Costain’s use of the technology on its London Bridge station redevelopment impressed the judges
Engineering and construction group Costain is using BIM technology at its redevelopment of London Bridge station. Scheduled for completion in 2018, the project aims to increase through-station passenger capacity to 90 million people a year from 55 million. According to Costain, BIM allows all involved on site to access up-to-date information and field BIM tools mean any problem can be dealt with as soon as it is identified. The tools also be used to track materials and for more general logistics and site management. Costain also sponsors and supports the Construction Industry Forum for Mobile IT, which works to ensure that information about the best use of mobile BIM technologies is distributed throughout the industry. The judges praised Costain for its impressive planning ability and effective design and delivery.
Set up last year by contractor Willmott Dixon, surveyor Plowman Craven, recruitment firm Bespoke and architecture practice Levitt Bernstein, BIMnet is a networking organisation aimed at improving the use of BIM across the construction industry. The events BIMnet organises are free to attend and are aimed at architects, engineers, project managers, civil and structural engineers, contractors, company directors, end users, facilities managers and anyone interested in BIM and its issues in construction.
The possibilities of BIM solutions are being tested on the huge Crossrail transport project in London and the wider South-east. The use of BIM on the project is clearly crucial, with 25 design teams and 60 construction contractors currently working on the scheme. The company says that it see the possibilities of BIM as extending far further than 3D modelling, involving a process of generating and managing whole-life asset information, which should reap dividends for the railway’s ultimate operator. The company has also started work on an information framework that could be used on future rail projects to ensure than information generated at design and build stage can be retained to inform the ongoing operation and maintenance of the project.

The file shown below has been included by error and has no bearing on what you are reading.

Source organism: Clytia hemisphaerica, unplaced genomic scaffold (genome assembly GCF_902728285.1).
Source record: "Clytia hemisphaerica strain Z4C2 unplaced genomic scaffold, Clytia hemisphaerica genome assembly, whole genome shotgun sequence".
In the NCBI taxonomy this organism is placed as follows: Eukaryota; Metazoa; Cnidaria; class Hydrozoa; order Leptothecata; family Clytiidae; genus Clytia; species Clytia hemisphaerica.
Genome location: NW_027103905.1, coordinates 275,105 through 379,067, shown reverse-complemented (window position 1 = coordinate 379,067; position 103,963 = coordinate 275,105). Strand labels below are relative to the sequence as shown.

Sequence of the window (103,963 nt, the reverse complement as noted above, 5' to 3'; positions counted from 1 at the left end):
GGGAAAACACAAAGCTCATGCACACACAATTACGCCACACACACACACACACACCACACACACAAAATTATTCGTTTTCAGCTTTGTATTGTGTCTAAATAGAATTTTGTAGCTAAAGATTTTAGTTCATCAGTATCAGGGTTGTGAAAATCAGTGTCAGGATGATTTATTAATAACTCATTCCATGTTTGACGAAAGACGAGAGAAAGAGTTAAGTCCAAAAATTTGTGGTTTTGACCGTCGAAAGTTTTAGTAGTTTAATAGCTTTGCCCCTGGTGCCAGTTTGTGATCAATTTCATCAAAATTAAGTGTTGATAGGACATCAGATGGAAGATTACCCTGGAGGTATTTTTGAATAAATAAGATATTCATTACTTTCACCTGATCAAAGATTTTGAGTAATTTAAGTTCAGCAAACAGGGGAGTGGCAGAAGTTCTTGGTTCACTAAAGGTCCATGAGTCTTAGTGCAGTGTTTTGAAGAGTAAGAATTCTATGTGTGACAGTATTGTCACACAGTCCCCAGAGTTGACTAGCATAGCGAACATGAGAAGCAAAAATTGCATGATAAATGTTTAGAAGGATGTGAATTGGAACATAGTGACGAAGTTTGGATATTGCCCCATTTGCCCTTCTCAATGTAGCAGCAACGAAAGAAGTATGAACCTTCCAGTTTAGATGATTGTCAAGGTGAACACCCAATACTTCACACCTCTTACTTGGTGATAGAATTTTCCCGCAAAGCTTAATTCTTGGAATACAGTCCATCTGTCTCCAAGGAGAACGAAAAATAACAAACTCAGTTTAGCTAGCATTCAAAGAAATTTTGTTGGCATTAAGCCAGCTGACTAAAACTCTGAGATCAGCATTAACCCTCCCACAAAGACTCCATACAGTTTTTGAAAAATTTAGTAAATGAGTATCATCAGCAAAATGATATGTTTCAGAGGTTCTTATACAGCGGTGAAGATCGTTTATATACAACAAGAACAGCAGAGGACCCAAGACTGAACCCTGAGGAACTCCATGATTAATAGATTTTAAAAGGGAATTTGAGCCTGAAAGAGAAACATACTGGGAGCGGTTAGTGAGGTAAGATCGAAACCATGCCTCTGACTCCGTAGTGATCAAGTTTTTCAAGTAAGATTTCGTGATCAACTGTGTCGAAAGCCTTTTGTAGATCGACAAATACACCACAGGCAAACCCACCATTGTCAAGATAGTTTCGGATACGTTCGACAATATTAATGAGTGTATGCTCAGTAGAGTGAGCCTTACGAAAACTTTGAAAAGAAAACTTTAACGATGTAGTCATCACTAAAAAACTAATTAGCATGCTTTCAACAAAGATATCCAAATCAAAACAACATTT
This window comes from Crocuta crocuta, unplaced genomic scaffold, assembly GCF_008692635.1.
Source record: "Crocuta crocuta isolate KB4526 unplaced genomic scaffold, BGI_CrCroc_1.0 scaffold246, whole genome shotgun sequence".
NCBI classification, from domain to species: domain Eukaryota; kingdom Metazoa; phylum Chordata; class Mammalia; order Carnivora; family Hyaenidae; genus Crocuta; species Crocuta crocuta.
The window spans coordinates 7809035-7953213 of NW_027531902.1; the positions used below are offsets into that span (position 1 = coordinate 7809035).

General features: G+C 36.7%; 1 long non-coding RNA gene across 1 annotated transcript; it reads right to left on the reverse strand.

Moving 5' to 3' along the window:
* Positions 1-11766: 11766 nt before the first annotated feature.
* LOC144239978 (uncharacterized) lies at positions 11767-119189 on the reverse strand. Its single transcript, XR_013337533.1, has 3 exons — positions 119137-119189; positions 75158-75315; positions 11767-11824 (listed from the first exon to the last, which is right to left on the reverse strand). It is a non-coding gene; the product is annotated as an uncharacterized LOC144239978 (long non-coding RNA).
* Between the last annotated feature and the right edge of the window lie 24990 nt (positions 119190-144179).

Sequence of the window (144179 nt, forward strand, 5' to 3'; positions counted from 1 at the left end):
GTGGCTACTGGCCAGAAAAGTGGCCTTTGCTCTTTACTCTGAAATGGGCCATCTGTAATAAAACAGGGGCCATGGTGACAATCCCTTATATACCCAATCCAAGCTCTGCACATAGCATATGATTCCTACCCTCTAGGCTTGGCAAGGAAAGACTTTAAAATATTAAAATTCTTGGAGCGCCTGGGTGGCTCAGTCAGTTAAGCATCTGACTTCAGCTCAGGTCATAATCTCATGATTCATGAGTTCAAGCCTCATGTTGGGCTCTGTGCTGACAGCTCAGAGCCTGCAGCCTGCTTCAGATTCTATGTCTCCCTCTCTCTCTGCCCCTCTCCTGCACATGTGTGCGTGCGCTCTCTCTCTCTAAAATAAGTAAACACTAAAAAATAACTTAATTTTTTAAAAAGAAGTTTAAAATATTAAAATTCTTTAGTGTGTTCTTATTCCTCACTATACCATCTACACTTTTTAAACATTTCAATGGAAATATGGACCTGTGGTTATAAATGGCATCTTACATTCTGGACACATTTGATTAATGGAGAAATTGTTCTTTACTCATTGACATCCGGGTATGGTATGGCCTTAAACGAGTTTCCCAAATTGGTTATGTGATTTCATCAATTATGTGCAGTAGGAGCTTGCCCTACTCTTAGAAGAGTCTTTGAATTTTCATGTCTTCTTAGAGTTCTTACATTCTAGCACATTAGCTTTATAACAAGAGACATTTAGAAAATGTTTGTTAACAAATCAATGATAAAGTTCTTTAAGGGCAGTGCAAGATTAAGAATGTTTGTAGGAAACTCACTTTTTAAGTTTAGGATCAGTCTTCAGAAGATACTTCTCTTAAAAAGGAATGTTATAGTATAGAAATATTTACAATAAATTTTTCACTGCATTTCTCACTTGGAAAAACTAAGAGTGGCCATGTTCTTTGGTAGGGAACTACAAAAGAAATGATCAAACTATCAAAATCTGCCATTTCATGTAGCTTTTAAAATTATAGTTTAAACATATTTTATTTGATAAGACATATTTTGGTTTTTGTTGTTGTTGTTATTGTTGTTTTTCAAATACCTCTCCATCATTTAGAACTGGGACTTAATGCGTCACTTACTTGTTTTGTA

Levitt Bernstein Associates
Architecture practice Levitt Bernstein has been using BIM since 2006 and says that the firm has developed robust protocols and processes in order to maximise the efficiencies that can be gained through the use of information-rich 3D models at both pre- and post-contract stages. The firm highlights its use of BIM on the Aberfeldy Estate regeneration project in Tower Hamlets, east London, which involves the construction of 1,100 homes in six phases over 12 years. According to Levitt Bernstein, its landscape team has for the first time fully implemented BIM processes for the delivery of the scheme.
NBS National BIM library
Set up by NBS, a company wholly owned by the RIBA, the National BIM Library is an online resource aimed at architects, engineers, contractors and anyone else interested in developing their use of BIM. The website hosts data and case studies on how BIM has been used in the past, providing a major resource for the industry. The development of the library is informed by input from companies such as Tekla, Nemetscheck and Graphisoft, as well as users. The initiative has been recommended by the UK government’s BIM Task Group as a resource for the UK construction industry and it has already been used by foreign governments looking to adopt BIM.
Speller Metcalfe and Worcestershire County Council
Speller Metcalfe, an SME building contractor, and Worcestershire County Council are working together under the West Midlands Contractor Framework with two other contractors to deliver projects in both Herefordshire and Worcestershire. According to the organisations, they have been early advocates of the advantages that BIM can bring to projects over traditional building practices. They say that their work on the Habberley Learning Campus - a £22m Passivhaus education development - provides a model for using BIM on both lower value and local authority developments.